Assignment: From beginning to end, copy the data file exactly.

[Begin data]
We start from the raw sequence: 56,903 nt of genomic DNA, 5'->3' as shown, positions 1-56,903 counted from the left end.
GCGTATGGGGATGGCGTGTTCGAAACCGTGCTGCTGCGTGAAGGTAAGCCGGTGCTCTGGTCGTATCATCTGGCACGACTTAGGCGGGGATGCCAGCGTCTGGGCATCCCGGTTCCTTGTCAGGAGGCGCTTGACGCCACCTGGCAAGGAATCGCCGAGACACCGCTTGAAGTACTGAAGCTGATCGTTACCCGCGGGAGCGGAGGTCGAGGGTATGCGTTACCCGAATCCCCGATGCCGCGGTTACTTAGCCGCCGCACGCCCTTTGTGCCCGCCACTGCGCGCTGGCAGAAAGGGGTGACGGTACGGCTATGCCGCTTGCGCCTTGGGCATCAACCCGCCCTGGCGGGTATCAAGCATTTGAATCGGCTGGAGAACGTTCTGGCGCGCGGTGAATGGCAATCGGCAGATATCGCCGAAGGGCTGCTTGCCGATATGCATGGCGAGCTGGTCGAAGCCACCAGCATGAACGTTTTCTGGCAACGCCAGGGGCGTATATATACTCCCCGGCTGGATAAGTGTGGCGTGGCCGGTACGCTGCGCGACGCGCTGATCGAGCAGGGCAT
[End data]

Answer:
We start from the raw sequence: 56,903 nt of genomic DNA, 5'->3' as shown, positions 1-56,903 counted from the left end.
GCGTATGGGGATGGCGTGTTCGAAACCGTGCTGCTGCGTGAAGGTAAGCCGGTGCTCTGGTCGTATCATCTGGCACGACTTAGGCGGGGATGCCAGCGTCTGGGCATCCCGGTTCCTTGTCAGGAGGCGCTTGACGCCACCTGGCAAGGAATCGCCGAGACACCGCTTGAAGTACTGAAGCTGATCGTTACCCGCGGGAGCGGAGGTCGAGGGTATGCGTTACCCGAATCCCCGATGCCGCGGTTACTTAGCCGCCGCACGCCCTTTGTGCCCGCCACTGCGCGCTGGCAGAAAGGGGTGACGGTACGGCTATGCCGCTTGCGCCTTGGGCATCAACCCGCCCTGGCGGGTATCAAGCATTTGAATCGGCTGGAGAACGTTCTGGCGCGCGGTGAATGGCAATCGGCAGATATCGCCGAAGGGCTGCTTGCCGATATGCATGGCGAGCTGGTCGAAGCCACCAGCATGAACGTTTTCTGGCAACGCCAGGGGCGTATATATACTCCCCGGCTGGATAAGTGTGGCGTGGCCGGTACGCTGCGCGACGCGCTGATCGAGCAGGGCAT